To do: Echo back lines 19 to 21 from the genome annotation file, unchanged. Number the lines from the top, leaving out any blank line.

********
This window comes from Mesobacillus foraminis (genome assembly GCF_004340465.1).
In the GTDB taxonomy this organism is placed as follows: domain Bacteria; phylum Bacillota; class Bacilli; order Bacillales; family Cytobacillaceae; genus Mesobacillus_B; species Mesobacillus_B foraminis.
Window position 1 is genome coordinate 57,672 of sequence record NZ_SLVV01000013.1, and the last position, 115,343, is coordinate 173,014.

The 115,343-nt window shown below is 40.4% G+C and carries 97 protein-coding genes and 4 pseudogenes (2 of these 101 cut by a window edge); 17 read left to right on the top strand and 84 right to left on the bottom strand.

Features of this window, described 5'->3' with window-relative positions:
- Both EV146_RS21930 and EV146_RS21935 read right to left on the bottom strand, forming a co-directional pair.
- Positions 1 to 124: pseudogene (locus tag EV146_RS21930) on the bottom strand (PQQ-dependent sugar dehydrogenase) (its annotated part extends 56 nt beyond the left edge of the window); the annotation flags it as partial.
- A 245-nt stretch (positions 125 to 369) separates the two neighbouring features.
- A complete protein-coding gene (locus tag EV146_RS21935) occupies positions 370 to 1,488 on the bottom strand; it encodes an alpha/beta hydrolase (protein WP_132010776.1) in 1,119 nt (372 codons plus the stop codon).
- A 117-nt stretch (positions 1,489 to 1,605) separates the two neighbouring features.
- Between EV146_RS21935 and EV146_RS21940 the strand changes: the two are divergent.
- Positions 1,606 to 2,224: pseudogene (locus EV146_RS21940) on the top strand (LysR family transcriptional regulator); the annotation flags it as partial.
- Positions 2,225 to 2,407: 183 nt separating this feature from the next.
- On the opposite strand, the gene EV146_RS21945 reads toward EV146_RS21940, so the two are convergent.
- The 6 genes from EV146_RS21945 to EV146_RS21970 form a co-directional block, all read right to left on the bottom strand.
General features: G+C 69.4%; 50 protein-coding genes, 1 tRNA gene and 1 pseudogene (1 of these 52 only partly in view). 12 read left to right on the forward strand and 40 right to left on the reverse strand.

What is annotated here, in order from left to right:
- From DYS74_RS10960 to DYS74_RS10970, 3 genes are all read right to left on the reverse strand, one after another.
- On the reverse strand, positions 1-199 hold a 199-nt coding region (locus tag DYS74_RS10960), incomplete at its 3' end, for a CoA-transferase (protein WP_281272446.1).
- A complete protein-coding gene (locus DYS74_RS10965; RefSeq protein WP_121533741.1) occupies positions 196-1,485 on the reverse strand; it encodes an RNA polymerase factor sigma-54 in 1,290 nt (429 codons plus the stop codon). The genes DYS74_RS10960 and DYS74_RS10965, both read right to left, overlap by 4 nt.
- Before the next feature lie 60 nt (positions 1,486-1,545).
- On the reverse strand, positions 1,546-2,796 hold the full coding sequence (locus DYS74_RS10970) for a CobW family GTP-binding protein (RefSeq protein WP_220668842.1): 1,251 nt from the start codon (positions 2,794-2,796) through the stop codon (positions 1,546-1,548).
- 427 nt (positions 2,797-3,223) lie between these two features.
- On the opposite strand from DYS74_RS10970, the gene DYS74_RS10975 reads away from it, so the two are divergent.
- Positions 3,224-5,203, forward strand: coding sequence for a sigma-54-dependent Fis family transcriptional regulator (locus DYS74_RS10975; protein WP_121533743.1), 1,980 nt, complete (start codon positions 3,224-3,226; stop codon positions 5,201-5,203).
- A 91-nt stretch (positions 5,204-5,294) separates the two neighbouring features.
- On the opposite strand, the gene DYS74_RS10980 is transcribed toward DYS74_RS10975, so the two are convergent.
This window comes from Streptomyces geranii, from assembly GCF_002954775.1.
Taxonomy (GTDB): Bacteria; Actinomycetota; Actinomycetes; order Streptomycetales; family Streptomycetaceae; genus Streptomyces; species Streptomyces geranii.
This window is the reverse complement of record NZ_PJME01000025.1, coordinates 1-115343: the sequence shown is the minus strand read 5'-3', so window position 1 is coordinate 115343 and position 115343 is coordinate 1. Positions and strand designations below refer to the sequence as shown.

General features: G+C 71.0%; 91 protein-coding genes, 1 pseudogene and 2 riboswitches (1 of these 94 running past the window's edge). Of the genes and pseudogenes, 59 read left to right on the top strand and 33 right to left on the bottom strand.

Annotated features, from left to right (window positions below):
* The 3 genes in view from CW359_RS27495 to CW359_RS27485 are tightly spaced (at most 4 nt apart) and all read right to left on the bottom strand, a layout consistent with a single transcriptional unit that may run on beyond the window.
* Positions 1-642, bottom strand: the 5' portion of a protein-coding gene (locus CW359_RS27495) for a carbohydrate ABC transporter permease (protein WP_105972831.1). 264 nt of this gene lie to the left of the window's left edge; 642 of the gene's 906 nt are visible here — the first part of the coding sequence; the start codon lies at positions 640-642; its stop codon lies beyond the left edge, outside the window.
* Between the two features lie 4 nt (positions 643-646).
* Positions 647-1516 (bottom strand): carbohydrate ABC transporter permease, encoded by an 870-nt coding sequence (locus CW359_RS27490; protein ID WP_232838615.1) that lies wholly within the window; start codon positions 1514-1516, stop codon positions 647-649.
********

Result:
- On the reverse strand, positions 1-199 hold a 199-nt coding region (locus tag DYS74_RS10960), incomplete at its 3' end, for a CoA-transferase (protein WP_281272446.1).
- A complete protein-coding gene (locus DYS74_RS10965; RefSeq protein WP_121533741.1) occupies positions 196-1,485 on the reverse strand; it encodes an RNA polymerase factor sigma-54 in 1,290 nt (429 codons plus the stop codon). The genes DYS74_RS10960 and DYS74_RS10965, both read right to left, overlap by 4 nt.
- Before the next feature lie 60 nt (positions 1,486-1,545).